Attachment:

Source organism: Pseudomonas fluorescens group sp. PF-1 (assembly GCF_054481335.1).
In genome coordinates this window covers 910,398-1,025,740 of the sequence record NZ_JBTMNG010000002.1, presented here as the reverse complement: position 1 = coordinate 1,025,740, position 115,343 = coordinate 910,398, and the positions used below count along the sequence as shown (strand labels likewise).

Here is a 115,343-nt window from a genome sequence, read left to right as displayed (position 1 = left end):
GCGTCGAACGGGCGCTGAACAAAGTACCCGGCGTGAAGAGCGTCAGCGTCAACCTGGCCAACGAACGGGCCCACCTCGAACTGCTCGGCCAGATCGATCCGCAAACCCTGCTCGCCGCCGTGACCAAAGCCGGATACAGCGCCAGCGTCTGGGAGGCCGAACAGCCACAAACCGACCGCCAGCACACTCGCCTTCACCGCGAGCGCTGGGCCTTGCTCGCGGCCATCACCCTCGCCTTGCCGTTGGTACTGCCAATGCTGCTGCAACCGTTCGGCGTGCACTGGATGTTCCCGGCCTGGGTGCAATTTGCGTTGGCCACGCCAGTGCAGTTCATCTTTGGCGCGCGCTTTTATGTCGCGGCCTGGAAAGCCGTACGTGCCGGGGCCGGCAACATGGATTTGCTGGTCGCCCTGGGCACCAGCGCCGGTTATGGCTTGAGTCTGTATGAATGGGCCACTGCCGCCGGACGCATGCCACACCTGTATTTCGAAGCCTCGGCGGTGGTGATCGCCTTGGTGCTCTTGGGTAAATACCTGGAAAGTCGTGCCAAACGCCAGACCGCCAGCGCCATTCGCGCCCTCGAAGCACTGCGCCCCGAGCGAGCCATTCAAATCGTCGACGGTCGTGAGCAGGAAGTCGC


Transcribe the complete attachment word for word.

Source organism: Pseudomonas fluorescens group sp. PF-1 (assembly GCF_054481335.1).
In genome coordinates this window covers 910,398-1,025,740 of the sequence record NZ_JBTMNG010000002.1, presented here as the reverse complement: position 1 = coordinate 1,025,740, position 115,343 = coordinate 910,398, and the positions used below count along the sequence as shown (strand labels likewise).

Here is a 115,343-nt window from a genome sequence, read left to right as displayed (position 1 = left end):
GCGTCGAACGGGCGCTGAACAAAGTACCCGGCGTGAAGAGCGTCAGCGTCAACCTGGCCAACGAACGGGCCCACCTCGAACTGCTCGGCCAGATCGATCCGCAAACCCTGCTCGCCGCCGTGACCAAAGCCGGATACAGCGCCAGCGTCTGGGAGGCCGAACAGCCACAAACCGACCGCCAGCACACTCGCCTTCACCGCGAGCGCTGGGCCTTGCTCGCGGCCATCACCCTCGCCTTGCCGTTGGTACTGCCAATGCTGCTGCAACCGTTCGGCGTGCACTGGATGTTCCCGGCCTGGGTGCAATTTGCGTTGGCCACGCCAGTGCAGTTCATCTTTGGCGCGCGCTTTTATGTCGCGGCCTGGAAAGCCGTACGTGCCGGGGCCGGCAACATGGATTTGCTGGTCGCCCTGGGCACCAGCGCCGGTTATGGCTTGAGTCTGTATGAATGGGCCACTGCCGCCGGACGCATGCCACACCTGTATTTCGAAGCCTCGGCGGTGGTGATCGCCTTGGTGCTCTTGGGTAAATACCTGGAAAGTCGTGCCAAACGCCAGACCGCCAGCGCCATTCGCGCCCTCGAAGCACTGCGCCCCGAGCGAGCCATTCAAATCGTCGACGGTCGTGAGCAGGAAGTCGC